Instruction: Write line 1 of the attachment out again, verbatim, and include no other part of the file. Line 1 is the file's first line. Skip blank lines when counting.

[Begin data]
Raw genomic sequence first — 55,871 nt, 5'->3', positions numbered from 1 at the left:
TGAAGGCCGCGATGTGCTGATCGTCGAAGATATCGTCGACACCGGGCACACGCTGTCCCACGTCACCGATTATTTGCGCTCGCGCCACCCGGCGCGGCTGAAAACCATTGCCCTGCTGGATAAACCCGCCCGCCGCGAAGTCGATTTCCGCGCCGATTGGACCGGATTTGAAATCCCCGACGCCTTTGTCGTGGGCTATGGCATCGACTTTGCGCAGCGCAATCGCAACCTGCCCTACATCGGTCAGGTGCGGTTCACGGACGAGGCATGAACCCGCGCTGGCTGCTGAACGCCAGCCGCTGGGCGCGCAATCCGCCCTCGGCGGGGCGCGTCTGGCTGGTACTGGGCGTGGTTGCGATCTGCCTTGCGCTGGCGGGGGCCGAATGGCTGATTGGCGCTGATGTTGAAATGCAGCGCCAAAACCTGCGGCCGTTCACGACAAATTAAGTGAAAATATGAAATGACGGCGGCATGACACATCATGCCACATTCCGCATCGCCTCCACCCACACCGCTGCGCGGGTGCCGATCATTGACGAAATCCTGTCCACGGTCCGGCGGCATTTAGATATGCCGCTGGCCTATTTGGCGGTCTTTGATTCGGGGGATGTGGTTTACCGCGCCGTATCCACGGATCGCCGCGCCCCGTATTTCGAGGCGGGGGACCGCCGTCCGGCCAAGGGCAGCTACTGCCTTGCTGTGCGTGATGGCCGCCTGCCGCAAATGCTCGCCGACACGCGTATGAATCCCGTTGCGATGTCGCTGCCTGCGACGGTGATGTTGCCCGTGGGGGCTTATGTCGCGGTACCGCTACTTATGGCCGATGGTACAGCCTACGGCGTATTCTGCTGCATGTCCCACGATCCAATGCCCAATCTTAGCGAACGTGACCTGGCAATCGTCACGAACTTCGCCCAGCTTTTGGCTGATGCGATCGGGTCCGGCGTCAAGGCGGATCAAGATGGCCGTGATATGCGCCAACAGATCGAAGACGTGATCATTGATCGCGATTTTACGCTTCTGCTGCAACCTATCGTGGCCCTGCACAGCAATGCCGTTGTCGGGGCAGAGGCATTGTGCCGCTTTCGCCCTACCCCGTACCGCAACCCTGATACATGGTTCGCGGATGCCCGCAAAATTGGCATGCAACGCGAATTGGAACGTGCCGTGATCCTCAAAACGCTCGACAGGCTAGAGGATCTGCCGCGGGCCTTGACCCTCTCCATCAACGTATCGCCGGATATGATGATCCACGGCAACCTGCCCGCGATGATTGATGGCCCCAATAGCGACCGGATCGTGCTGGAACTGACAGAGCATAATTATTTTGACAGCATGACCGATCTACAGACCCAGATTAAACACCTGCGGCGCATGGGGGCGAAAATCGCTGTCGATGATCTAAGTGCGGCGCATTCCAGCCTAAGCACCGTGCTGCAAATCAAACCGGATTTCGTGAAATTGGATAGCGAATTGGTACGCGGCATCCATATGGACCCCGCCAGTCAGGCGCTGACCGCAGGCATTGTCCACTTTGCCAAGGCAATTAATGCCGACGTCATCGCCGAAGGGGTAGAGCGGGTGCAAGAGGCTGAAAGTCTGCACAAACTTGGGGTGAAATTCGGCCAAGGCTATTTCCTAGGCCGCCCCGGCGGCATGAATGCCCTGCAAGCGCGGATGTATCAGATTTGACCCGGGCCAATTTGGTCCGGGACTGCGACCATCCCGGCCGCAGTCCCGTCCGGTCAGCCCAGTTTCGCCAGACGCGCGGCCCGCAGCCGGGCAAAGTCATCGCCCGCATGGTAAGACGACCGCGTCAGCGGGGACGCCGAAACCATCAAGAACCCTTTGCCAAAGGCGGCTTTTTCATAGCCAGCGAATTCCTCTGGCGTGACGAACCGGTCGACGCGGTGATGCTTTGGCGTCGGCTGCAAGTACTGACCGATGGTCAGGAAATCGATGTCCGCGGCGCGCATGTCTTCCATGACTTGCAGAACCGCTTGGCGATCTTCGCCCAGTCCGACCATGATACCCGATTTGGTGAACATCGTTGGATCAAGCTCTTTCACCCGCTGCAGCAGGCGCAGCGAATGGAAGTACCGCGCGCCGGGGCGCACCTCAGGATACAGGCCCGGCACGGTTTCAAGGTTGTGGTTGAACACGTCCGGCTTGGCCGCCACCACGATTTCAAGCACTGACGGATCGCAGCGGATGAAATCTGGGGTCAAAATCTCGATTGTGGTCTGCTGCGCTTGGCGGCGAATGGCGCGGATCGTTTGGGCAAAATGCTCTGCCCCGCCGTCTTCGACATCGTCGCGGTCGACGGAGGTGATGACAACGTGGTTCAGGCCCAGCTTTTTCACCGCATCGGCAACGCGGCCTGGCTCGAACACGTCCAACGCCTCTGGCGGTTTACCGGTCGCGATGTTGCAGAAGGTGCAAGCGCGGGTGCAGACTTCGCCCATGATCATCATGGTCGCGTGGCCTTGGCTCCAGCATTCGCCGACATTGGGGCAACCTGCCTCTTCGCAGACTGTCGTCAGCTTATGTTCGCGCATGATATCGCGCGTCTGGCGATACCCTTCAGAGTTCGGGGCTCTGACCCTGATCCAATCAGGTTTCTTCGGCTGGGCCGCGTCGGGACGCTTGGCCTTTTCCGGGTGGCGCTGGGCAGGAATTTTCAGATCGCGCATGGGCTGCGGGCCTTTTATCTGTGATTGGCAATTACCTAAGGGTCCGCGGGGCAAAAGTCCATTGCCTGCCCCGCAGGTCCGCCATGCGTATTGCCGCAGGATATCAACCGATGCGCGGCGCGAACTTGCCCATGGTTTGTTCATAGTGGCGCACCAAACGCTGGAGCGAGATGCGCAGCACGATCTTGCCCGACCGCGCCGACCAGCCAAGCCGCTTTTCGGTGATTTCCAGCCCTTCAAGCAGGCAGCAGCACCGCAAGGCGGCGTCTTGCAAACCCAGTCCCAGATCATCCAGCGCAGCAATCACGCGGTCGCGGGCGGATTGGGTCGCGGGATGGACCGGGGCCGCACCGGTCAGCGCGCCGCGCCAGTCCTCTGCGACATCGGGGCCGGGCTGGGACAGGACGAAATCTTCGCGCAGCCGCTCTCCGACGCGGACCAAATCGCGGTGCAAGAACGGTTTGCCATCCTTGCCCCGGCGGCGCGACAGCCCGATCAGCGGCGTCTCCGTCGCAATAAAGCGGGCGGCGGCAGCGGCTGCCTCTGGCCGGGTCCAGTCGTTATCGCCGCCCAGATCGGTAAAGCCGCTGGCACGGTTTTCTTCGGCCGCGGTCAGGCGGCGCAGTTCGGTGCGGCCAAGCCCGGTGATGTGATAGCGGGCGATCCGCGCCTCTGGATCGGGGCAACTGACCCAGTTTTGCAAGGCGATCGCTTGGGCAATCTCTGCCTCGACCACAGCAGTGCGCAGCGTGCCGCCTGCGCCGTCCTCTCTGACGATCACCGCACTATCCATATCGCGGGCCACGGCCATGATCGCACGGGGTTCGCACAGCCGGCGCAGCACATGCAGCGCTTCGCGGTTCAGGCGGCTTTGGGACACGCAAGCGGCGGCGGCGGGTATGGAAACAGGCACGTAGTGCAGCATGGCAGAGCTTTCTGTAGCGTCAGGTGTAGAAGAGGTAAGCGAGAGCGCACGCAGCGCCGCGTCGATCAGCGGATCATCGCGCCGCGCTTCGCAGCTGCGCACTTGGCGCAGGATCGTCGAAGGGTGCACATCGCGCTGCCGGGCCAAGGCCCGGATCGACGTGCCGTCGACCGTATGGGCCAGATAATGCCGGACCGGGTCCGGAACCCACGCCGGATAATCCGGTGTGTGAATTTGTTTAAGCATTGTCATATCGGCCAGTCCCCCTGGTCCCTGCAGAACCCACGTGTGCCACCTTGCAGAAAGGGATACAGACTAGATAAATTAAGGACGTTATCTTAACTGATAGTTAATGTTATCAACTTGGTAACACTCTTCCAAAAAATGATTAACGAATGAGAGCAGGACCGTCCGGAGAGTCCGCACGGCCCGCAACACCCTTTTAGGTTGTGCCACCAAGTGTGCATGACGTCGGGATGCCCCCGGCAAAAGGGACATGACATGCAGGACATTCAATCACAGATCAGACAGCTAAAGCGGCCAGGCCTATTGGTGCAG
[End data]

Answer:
Raw genomic sequence first — 55,871 nt, 5'->3', positions numbered from 1 at the left: